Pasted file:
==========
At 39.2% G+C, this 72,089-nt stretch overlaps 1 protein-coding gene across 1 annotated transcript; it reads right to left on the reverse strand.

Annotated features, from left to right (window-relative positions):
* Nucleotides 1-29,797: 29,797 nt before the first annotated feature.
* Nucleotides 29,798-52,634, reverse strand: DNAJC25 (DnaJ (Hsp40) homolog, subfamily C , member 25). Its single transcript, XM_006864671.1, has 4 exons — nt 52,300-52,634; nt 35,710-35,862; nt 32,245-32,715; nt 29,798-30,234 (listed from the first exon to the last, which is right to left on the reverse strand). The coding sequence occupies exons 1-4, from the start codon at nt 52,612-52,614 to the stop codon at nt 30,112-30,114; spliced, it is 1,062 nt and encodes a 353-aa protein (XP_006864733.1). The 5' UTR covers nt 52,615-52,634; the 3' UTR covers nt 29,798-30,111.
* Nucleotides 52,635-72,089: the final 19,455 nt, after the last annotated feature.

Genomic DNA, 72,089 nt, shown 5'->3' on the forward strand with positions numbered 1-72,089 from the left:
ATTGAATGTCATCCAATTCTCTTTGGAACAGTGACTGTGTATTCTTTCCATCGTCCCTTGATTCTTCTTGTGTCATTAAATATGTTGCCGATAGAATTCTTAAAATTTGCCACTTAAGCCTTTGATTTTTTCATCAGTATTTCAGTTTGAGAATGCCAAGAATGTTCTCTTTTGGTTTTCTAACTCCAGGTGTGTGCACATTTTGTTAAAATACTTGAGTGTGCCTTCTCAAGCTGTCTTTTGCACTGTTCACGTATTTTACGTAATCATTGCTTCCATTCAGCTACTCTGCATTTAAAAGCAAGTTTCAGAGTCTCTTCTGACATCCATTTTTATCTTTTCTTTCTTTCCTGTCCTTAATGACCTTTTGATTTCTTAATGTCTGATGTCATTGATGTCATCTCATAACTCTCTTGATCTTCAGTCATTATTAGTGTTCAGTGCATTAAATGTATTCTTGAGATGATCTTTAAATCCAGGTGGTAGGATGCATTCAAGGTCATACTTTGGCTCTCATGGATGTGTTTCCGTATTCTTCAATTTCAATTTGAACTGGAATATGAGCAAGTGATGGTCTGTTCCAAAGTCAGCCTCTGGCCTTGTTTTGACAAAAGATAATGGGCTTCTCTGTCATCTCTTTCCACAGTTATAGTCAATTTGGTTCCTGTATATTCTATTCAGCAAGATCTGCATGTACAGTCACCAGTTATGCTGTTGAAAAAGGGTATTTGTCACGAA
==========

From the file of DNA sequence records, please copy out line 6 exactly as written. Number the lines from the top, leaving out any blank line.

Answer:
Genomic DNA, 72,089 nt, shown 5'->3' on the forward strand with positions numbered 1-72,089 from the left: